An article by Professor Jo Delahunty QC in Counsel’s October 2020 edition looked at the issue of the retention of women at the Bar. As a member of Chambers’ diversity committee, and as head of our pupillage recruitment process, I have been thinking about some of the issues raised in the article and about what both women and men can do to stand up against the ‘long hours culture’ at the Bar.

By far the most significant reason for the lack of female retention at the Bar is the difficulty in combining the career with motherhood. Delahunty’s article seems to say that this is an insuperable problem. ‘No one,’ she quotes Dame Helena Kennedy QC, ‘[can] ask for a three-day week if they are a trial lawyer’. If that were the case, then the profession of the barrister, unlike other well-established professions such as solicitor, doctor or accountant, would be incapable of being pursued on a part-time basis. This can’t be true. I certainly hope it isn’t.

Kennedy and Delahunty are right to say that it often seems to be true. Indeed, the ‘day in the life’ articles that appear in Counsel, presumably to inspire us with the glamorous lives of successful barristers, tell us that five 9-5 working days a week is entry-level stuff. Here are some extracts:

  • ‘There is little point going home because I won’t have time to engage with anyone. I’ll get some work done while I eat an M&S sandwich, then try and talk to the kids on the phone.’
  • ‘It is 5am and the Uber taxi driver has just cancelled my ride to Heathrow Airport.’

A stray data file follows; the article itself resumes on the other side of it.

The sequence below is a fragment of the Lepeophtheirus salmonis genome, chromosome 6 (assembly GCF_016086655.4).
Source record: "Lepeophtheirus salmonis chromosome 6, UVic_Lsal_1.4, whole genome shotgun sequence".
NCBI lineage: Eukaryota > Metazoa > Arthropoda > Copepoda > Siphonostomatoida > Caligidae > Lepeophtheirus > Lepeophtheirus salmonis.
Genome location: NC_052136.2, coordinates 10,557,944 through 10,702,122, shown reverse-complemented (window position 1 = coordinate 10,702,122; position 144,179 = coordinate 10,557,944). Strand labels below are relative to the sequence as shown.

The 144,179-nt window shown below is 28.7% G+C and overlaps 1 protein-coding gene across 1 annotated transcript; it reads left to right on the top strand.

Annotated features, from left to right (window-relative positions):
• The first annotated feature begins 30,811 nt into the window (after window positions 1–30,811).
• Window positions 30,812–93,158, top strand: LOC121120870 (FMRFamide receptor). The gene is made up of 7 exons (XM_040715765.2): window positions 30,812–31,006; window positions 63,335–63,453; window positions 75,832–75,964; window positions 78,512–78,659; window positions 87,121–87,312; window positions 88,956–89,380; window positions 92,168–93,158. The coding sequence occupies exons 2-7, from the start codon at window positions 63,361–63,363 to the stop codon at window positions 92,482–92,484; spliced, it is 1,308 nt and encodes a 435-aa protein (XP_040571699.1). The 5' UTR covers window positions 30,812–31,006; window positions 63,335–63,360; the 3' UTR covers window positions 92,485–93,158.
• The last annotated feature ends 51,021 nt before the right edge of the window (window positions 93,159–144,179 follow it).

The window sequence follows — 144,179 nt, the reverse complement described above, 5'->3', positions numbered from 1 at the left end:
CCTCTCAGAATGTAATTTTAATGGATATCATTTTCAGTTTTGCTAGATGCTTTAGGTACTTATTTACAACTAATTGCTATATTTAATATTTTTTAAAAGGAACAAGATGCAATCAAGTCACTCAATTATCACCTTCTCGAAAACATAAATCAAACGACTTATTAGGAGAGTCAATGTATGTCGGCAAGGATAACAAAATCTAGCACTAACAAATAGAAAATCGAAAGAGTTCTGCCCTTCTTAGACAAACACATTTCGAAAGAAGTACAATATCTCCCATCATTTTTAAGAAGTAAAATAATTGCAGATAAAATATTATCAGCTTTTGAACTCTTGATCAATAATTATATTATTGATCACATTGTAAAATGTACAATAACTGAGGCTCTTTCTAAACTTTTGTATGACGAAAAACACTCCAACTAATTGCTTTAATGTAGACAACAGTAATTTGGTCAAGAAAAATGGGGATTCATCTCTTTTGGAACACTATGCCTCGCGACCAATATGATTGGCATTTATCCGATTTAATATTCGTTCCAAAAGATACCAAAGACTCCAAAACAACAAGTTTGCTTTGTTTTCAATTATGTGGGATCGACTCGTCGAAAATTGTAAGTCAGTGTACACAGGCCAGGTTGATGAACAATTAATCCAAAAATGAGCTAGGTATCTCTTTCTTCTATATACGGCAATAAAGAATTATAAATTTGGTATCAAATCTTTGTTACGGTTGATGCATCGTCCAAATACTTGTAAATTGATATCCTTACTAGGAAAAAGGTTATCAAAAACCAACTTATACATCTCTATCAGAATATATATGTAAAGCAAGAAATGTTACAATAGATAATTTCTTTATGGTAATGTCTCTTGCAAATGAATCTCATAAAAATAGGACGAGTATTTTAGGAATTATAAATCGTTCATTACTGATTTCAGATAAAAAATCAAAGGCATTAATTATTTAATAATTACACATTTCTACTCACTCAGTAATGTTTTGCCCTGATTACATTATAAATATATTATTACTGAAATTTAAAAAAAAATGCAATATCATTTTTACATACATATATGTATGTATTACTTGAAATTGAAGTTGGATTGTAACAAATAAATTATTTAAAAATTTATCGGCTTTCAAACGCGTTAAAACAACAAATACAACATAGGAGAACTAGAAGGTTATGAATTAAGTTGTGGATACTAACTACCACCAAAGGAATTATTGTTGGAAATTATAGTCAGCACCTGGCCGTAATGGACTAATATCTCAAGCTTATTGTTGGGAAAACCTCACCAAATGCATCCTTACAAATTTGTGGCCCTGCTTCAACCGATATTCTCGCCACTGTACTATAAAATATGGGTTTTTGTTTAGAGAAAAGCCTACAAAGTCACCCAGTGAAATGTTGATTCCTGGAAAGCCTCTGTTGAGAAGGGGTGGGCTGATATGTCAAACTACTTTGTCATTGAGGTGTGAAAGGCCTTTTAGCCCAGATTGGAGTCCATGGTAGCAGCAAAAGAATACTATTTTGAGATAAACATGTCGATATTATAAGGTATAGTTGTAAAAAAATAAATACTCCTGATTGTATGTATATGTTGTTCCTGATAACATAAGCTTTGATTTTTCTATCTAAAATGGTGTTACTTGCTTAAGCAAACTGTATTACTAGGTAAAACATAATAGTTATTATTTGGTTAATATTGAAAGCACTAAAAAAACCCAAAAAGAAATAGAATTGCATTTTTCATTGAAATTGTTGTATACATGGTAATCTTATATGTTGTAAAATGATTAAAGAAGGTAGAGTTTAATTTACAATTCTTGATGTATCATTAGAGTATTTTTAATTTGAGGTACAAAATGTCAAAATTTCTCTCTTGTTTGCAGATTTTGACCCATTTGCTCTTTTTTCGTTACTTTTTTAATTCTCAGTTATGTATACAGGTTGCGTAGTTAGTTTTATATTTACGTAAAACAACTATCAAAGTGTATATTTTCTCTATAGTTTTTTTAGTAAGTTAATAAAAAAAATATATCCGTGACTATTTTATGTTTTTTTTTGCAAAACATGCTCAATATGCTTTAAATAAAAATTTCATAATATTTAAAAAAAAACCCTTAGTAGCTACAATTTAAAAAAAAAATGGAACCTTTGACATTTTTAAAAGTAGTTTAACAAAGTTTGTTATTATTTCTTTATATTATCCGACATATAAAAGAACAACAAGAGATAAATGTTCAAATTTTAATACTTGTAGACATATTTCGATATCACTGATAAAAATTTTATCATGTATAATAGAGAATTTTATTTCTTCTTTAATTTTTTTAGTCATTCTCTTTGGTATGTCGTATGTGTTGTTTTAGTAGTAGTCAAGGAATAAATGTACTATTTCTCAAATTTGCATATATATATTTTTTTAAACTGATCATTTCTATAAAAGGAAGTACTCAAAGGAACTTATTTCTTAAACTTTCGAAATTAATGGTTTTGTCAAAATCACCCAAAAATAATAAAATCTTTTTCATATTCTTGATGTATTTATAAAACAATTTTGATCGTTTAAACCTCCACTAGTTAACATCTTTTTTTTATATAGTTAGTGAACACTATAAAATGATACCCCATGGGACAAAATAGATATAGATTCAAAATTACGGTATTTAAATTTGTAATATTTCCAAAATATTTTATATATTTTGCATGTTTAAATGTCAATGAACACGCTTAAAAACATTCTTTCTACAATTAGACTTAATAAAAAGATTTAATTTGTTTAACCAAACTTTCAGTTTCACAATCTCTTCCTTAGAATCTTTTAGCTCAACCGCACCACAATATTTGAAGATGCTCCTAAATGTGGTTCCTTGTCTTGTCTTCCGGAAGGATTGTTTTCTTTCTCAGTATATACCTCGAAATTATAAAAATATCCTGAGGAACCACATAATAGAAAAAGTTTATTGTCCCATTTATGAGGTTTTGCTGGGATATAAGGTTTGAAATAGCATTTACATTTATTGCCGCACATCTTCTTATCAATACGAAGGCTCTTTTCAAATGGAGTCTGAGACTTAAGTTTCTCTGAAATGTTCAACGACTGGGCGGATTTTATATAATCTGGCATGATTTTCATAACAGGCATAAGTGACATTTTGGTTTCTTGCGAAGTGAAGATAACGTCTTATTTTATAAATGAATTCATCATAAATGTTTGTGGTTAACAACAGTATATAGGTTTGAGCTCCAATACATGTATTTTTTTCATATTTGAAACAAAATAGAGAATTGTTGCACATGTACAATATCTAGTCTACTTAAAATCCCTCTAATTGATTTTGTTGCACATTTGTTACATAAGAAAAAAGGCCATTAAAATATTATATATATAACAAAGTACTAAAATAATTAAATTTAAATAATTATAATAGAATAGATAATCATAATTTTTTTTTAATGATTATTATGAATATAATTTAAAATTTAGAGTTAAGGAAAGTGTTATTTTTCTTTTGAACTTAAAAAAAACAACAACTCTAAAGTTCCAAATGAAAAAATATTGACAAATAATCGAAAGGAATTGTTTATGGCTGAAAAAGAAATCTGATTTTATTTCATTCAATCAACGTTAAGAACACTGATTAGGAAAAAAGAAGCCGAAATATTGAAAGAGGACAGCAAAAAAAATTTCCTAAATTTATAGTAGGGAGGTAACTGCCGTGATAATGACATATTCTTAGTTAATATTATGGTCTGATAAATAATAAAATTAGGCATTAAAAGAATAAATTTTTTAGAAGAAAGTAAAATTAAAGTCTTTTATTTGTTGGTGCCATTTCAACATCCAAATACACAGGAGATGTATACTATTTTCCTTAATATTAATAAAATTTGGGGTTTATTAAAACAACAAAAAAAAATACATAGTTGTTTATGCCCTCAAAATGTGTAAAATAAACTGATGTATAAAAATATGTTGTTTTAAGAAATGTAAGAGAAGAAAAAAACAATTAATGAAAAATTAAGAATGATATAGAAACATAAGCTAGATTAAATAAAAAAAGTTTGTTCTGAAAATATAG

• ‘I will not be home in time to see my girls before bed time. […] A quick call and FaceTime.’
  • ‘I arrive home at 9pm to have a late dinner with my husband and relax after going up to see the children in bed. Then a look at the COAS cases [and] private paying briefs in my diary.’
  • ‘I head into chambers and work on the Court of Appeal case until 3.45am.’
  • ‘A “normal working day” for me begins at any point from midnight onwards.’

The message comes across loud and clear: a successful barrister is someone who will not be able to spend time with their children or other family except at weekends – and often not even then. To us mere mortals this lies somewhere on a spectrum between the unpleasant and the intolerable. It is little surprise that highly educated and talented women who wish to combine being involved in their young children’s lives with having a career often find that the Bar is not for them: they have other and better options available to them.

This is a great shame. Our profession ought to be big enough to have room for people who are not prepared to spend every waking hour at work while they aim for the juiciest briefs and the starriest cases. Surely there is a place for those of us who want to have a job and a young family, and maybe a few outside interests and a social life as well?

So what can we do? I don’t think the solution is simply mentoring; this can encourage people to follow a path that few of us really wish to tread. The solution lies in structural reform.

The problem is not one created by chambers. A quick internet search for barristers’ chambers’ maternity leave policies will reveal that there is no shortage of policies permitting part-time working and graduated returns to work from parental leave. The problem is maintaining a valuable practice on a part-time basis. The problem is the court system.

That means that the problem is solvable. Think again about the medical professions: doctors save lives; we merely argue. The law is a human creation and can be recreated to serve our needs, while the human body is more intractable. If doctors can work part-time then we should be able to do so as well. The problem, it seems to me, is that our working hours are not predictable. It is often hard to say to a partner, co-parent or childcare provider, ‘I will be working only on these hours on these days’, and to stick to it. Something always comes up.